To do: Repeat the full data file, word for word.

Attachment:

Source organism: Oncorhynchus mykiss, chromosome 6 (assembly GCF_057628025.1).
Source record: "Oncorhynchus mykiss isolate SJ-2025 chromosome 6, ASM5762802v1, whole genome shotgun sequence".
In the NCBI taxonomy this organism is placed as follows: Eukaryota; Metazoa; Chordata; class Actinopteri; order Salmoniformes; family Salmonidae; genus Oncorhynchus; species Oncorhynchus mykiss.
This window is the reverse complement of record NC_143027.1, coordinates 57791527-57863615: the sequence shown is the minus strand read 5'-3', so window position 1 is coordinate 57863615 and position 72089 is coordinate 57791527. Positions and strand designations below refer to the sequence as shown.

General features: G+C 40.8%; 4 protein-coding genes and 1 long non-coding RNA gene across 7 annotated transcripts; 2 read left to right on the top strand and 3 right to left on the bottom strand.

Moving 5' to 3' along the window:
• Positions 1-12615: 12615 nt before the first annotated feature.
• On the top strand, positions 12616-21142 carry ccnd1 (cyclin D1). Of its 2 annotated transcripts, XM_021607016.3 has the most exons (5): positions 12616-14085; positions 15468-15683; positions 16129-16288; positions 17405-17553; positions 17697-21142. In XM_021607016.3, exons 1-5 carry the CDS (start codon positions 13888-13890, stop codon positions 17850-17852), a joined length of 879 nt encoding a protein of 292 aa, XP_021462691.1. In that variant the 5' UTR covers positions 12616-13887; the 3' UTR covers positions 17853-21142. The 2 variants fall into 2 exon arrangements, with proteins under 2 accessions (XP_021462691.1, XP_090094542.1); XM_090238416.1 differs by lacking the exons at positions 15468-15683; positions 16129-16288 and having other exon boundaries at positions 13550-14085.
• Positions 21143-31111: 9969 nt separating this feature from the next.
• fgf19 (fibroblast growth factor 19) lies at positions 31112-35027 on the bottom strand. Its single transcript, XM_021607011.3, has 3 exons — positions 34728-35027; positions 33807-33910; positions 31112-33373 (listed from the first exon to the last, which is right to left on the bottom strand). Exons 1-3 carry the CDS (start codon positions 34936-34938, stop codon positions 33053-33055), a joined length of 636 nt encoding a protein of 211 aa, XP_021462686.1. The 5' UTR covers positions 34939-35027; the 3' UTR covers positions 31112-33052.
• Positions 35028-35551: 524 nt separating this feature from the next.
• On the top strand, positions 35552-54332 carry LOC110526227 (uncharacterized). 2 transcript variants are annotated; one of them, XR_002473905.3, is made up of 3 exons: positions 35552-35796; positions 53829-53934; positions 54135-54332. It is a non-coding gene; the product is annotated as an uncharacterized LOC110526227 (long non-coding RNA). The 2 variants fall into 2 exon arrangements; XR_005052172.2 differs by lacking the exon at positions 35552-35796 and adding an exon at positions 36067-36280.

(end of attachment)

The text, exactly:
Source organism: Oncorhynchus mykiss, chromosome 6 (assembly GCF_057628025.1).
Source record: "Oncorhynchus mykiss isolate SJ-2025 chromosome 6, ASM5762802v1, whole genome shotgun sequence".
In the NCBI taxonomy this organism is placed as follows: Eukaryota; Metazoa; Chordata; class Actinopteri; order Salmoniformes; family Salmonidae; genus Oncorhynchus; species Oncorhynchus mykiss.
This window is the reverse complement of record NC_143027.1, coordinates 57791527-57863615: the sequence shown is the minus strand read 5'-3', so window position 1 is coordinate 57863615 and position 72089 is coordinate 57791527. Positions and strand designations below refer to the sequence as shown.

General features: G+C 40.8%; 4 protein-coding genes and 1 long non-coding RNA gene across 7 annotated transcripts; 2 read left to right on the top strand and 3 right to left on the bottom strand.

Moving 5' to 3' along the window:
• Positions 1-12615: 12615 nt before the first annotated feature.
• On the top strand, positions 12616-21142 carry ccnd1 (cyclin D1). Of its 2 annotated transcripts, XM_021607016.3 has the most exons (5): positions 12616-14085; positions 15468-15683; positions 16129-16288; positions 17405-17553; positions 17697-21142. In XM_021607016.3, exons 1-5 carry the CDS (start codon positions 13888-13890, stop codon positions 17850-17852), a joined length of 879 nt encoding a protein of 292 aa, XP_021462691.1. In that variant the 5' UTR covers positions 12616-13887; the 3' UTR covers positions 17853-21142. The 2 variants fall into 2 exon arrangements, with proteins under 2 accessions (XP_021462691.1, XP_090094542.1); XM_090238416.1 differs by lacking the exons at positions 15468-15683; positions 16129-16288 and having other exon boundaries at positions 13550-14085.
• Positions 21143-31111: 9969 nt separating this feature from the next.
• fgf19 (fibroblast growth factor 19) lies at positions 31112-35027 on the bottom strand. Its single transcript, XM_021607011.3, has 3 exons — positions 34728-35027; positions 33807-33910; positions 31112-33373 (listed from the first exon to the last, which is right to left on the bottom strand). Exons 1-3 carry the CDS (start codon positions 34936-34938, stop codon positions 33053-33055), a joined length of 636 nt encoding a protein of 211 aa, XP_021462686.1. The 5' UTR covers positions 34939-35027; the 3' UTR covers positions 31112-33052.
• Positions 35028-35551: 524 nt separating this feature from the next.
• On the top strand, positions 35552-54332 carry LOC110526227 (uncharacterized). 2 transcript variants are annotated; one of them, XR_002473905.3, is made up of 3 exons: positions 35552-35796; positions 53829-53934; positions 54135-54332. It is a non-coding gene; the product is annotated as an uncharacterized LOC110526227 (long non-coding RNA). The 2 variants fall into 2 exon arrangements; XR_005052172.2 differs by lacking the exon at positions 35552-35796 and adding an exon at positions 36067-36280.